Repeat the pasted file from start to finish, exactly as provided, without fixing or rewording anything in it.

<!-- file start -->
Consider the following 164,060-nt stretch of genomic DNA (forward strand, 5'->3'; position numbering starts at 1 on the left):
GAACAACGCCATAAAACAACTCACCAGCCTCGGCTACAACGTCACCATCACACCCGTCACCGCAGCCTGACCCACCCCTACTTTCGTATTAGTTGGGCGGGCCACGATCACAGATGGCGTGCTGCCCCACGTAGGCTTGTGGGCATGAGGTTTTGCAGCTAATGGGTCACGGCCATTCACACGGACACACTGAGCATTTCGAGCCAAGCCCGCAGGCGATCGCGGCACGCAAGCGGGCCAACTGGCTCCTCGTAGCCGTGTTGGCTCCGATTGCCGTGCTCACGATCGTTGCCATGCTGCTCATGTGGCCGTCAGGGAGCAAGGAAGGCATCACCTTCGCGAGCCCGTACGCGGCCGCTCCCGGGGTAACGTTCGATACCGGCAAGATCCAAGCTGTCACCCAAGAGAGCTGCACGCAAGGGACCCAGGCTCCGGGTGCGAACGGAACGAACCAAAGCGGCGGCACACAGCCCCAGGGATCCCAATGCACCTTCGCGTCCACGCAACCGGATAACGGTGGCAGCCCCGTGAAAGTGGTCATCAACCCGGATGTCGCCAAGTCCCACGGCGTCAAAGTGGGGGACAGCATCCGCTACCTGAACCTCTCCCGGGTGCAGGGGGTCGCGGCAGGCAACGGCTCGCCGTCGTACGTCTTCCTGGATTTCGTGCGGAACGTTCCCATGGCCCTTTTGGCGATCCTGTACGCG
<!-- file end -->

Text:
Consider the following 164,060-nt stretch of genomic DNA (forward strand, 5'->3'; position numbering starts at 1 on the left):
GAACAACGCCATAAAACAACTCACCAGCCTCGGCTACAACGTCACCATCACACCCGTCACCGCAGCCTGACCCACCCCTACTTTCGTATTAGTTGGGCGGGCCACGATCACAGATGGCGTGCTGCCCCACGTAGGCTTGTGGGCATGAGGTTTTGCAGCTAATGGGTCACGGCCATTCACACGGACACACTGAGCATTTCGAGCCAAGCCCGCAGGCGATCGCGGCACGCAAGCGGGCCAACTGGCTCCTCGTAGCCGTGTTGGCTCCGATTGCCGTGCTCACGATCGTTGCCATGCTGCTCATGTGGCCGTCAGGGAGCAAGGAAGGCATCACCTTCGCGAGCCCGTACGCGGCCGCTCCCGGGGTAACGTTCGATACCGGCAAGATCCAAGCTGTCACCCAAGAGAGCTGCACGCAAGGGACCCAGGCTCCGGGTGCGAACGGAACGAACCAAAGCGGCGGCACACAGCCCCAGGGATCCCAATGCACCTTCGCGTCCACGCAACCGGATAACGGTGGCAGCCCCGTGAAAGTGGTCATCAACCCGGATGTCGCCAAGTCCCACGGCGTCAAAGTGGGGGACAGCATCCGCTACCTGAACCTCTCCCGGGTGCAGGGGGTCGCGGCAGGCAACGGCTCGCCGTCGTACGTCTTCCTGGATTTCGTGCGGAACGTTCCCATGGCCCTTTTGGCGATCCTGTACGCG